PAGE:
The Le Chronographe Squelette is Maurice Lacroix’s flagship chronograph with sapphire dial and a coloured movement treatment. It is a two-counter, manual wind movement with column wheel. Inside is the ML106, a large and attractive looking movement, developed with the help of Andreas Strehler, best known for the Perpetual One movement he created for H. Moser.
This is the skeletonised version of the ML106. Its striking appearance comes from the blue nickel coating on the movement bridges and base plate.
Beyond the colour, the movement is also well finished. The steel levers of the chronograph are nicely done, as are the skeletonised discs for the sub-dials. There is room for improvement in some areas, however, like on the gold-plated chronograph wheels.
|All the indices are printed on the sapphire dial|
First unveiled in 2006, the ML106 uses some components of the Unitas 6497 like the gear train. It has some obvious traditional elements like the two gold chatons as well as the swan neck adjustment.
|The two gold chatons|
|Swan neck adjustment|
But it has several notable features. The elapsed seconds hand can be read more precisely thanks to the 300 teeth of the centre wheel, which correspond to the 300 fifth-of-a-second increments on the dial for the seconds. The fineness of the teeth means the wheel has to be made by photolithography at Mimotec, instead of the usual method of milling.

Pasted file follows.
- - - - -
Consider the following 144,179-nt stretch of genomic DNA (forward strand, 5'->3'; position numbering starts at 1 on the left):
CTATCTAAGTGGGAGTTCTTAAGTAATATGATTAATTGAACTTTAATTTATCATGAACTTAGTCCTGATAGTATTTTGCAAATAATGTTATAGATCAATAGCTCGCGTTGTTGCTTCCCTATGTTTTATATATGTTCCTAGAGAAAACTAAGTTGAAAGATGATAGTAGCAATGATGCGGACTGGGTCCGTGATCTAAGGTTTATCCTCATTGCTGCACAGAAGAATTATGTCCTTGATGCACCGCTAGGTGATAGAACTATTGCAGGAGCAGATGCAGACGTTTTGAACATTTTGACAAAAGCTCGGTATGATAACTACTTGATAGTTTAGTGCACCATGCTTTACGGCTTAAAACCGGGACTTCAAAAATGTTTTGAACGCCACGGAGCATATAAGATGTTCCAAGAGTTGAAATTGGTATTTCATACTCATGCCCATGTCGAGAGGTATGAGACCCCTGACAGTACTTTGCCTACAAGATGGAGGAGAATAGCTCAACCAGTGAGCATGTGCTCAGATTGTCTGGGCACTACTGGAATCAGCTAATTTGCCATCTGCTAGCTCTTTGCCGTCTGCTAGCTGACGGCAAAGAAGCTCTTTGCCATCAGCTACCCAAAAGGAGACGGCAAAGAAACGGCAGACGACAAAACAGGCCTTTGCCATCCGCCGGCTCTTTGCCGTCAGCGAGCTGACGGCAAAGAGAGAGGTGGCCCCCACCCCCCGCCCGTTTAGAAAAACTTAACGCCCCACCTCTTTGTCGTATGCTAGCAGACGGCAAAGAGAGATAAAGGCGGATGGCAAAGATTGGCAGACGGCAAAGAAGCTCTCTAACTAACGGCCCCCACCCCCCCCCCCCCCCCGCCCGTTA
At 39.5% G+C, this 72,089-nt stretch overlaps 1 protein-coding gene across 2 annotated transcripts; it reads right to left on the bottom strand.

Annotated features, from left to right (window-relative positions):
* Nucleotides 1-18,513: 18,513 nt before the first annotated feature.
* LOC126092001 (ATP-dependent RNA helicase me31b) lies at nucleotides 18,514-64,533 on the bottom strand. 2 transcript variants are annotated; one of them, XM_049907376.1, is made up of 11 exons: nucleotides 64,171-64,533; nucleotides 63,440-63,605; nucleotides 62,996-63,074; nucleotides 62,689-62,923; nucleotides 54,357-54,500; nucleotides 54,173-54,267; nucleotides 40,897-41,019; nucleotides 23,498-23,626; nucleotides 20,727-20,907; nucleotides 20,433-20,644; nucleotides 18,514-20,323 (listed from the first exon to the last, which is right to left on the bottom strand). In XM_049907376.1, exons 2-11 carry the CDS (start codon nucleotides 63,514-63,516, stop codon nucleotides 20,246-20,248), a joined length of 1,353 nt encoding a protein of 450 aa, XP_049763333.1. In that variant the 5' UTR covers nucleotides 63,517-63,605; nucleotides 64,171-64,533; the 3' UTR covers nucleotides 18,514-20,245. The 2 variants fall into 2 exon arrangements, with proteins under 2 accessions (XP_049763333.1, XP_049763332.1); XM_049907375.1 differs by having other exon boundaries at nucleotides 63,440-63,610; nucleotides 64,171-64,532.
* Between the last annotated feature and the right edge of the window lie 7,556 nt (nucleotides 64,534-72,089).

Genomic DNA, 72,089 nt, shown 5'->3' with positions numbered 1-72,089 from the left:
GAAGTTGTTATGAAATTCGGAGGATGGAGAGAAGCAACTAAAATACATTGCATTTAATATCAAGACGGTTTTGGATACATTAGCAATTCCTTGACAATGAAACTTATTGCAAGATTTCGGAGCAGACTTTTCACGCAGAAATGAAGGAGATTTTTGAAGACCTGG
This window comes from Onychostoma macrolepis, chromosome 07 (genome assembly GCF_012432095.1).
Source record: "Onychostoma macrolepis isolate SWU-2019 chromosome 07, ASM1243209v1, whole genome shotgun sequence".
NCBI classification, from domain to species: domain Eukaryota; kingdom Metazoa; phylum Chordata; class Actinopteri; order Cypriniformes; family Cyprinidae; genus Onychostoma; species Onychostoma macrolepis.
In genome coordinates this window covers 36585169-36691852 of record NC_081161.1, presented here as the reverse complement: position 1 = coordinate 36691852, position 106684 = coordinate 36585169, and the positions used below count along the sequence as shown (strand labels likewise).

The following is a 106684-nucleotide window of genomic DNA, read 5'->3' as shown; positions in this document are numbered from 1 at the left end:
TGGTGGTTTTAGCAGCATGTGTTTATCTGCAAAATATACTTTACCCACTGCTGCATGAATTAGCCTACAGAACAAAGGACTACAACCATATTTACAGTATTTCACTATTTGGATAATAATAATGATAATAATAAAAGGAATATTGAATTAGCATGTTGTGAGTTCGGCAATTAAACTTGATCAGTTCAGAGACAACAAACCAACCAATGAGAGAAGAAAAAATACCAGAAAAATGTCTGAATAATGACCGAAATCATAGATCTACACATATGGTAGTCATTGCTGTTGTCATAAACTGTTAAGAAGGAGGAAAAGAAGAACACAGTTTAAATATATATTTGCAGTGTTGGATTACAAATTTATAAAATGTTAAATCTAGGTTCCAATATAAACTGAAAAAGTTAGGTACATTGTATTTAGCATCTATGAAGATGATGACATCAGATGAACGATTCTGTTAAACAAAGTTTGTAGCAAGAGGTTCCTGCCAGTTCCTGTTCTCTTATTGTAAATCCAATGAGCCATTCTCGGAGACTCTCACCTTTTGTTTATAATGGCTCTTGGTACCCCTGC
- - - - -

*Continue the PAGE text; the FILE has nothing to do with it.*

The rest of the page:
|Centre wheel at top right with its extremely fine teeth|
Another is the release lever which minimises the play between wheels when the chronograph is reset.
And instead of the typical 30-minute counter, it has a 60-minute counter.
Also worth mentioning is the crown, which has a clunky locking system which requires the user to half-turn and align crown markings in order to screw the crown down.
Three other colours are available, and each is a limited edition of 250 pieces. The retail price is S$17,500 including 7% tax, and in the US it is US$14,100.
|Black PVD coating|
|Gold movement treatment|
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